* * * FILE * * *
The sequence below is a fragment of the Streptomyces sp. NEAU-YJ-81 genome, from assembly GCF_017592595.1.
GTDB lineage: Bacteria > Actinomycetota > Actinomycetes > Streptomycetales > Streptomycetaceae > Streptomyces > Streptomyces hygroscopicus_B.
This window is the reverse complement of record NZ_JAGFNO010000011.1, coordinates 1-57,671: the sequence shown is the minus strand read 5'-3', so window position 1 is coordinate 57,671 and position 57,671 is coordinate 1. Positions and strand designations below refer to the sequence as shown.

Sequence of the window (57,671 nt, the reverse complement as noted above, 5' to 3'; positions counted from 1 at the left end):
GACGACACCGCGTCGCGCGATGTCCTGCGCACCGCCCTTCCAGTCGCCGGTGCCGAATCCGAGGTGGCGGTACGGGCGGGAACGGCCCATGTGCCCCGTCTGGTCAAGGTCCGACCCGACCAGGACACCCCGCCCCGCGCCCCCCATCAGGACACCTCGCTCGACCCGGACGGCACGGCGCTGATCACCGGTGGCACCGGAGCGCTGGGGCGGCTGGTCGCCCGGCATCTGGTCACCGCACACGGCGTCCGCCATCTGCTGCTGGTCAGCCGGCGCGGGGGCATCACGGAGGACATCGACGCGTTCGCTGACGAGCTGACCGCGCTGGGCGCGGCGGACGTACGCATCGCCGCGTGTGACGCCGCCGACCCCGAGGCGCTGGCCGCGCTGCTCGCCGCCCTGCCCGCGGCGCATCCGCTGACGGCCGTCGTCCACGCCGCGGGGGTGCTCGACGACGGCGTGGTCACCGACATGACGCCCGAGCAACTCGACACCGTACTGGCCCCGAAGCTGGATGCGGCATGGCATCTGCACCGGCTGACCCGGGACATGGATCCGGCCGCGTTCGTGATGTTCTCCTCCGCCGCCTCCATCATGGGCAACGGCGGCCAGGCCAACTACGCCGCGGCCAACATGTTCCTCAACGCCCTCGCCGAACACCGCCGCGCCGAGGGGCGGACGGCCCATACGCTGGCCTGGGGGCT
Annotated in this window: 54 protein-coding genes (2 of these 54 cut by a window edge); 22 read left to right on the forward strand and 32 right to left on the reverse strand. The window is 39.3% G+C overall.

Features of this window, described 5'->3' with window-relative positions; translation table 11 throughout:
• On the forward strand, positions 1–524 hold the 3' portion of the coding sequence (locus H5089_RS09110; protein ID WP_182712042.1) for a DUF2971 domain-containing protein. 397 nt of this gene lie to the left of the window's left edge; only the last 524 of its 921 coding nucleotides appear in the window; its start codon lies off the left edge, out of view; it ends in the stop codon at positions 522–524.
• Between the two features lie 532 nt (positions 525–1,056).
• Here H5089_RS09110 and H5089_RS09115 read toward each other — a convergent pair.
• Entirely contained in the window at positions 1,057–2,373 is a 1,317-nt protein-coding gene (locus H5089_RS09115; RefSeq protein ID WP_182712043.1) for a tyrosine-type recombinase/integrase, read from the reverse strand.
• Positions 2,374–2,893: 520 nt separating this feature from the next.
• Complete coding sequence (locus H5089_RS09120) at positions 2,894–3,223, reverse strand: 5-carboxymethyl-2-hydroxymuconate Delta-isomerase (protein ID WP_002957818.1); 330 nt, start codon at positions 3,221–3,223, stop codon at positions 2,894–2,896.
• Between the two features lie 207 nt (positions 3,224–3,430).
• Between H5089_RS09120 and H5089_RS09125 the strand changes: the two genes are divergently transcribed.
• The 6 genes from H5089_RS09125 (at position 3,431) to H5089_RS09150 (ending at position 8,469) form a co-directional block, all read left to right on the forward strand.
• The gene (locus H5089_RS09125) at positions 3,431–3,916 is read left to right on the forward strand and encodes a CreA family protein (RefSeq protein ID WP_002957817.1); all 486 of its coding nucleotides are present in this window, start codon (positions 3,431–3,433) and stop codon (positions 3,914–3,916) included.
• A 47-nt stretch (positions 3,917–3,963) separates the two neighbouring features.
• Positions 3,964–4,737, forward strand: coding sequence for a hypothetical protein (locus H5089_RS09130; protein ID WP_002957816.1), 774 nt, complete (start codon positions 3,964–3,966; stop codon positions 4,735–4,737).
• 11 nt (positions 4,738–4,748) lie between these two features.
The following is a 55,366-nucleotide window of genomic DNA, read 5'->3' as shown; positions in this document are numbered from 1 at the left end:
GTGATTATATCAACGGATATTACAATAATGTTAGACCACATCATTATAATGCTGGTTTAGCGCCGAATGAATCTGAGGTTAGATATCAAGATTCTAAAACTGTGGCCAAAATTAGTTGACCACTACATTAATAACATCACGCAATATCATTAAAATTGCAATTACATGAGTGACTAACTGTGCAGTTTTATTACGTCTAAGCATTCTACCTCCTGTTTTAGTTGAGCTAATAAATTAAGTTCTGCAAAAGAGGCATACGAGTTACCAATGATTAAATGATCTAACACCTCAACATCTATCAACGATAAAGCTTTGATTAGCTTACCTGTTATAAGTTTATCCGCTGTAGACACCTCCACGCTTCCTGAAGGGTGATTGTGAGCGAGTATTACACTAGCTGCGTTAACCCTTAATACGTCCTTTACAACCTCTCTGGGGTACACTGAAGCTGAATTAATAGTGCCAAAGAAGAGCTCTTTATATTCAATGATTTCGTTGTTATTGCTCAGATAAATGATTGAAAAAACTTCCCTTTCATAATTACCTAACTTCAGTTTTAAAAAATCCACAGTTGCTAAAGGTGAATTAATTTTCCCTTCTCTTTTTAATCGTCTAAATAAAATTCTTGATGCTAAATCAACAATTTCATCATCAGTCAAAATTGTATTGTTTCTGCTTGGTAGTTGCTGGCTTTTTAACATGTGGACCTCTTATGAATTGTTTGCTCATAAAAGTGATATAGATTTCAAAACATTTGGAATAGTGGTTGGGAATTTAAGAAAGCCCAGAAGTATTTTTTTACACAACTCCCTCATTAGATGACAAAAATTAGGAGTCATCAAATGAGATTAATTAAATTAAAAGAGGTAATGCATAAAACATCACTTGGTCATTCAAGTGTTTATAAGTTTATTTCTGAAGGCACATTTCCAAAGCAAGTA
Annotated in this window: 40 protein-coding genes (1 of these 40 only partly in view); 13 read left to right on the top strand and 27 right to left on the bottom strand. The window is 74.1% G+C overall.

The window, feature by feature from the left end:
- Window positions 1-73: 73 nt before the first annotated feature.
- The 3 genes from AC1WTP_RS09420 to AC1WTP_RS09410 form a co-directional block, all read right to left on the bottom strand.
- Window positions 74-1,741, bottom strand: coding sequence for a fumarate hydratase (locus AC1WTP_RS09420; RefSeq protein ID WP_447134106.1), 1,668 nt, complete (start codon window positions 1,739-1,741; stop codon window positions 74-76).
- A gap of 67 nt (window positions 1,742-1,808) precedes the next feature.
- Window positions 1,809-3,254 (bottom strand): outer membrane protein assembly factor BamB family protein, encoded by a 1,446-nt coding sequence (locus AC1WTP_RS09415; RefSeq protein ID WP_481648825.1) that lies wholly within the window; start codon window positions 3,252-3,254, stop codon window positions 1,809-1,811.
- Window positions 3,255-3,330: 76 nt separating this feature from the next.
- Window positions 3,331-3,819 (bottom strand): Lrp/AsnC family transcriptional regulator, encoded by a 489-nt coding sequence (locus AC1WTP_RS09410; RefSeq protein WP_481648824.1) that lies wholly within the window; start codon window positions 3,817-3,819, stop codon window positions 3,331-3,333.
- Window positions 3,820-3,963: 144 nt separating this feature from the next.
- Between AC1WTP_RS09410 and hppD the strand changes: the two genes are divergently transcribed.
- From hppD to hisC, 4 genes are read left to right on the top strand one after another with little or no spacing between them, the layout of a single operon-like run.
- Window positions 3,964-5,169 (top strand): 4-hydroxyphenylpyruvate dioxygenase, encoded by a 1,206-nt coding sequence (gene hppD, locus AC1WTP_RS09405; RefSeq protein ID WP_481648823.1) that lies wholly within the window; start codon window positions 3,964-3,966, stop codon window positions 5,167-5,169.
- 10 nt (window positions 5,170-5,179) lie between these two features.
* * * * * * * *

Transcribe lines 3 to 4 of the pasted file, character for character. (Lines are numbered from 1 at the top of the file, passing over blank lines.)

This window is the reverse complement of record NZ_JAGFNO010000011.1, coordinates 1-57,671: the sequence shown is the minus strand read 5'-3', so window position 1 is coordinate 57,671 and position 57,671 is coordinate 1. Positions and strand designations below refer to the sequence as shown.

Sequence of the window (57,671 nt, the reverse complement as noted above, 5' to 3'; positions counted from 1 at the left end):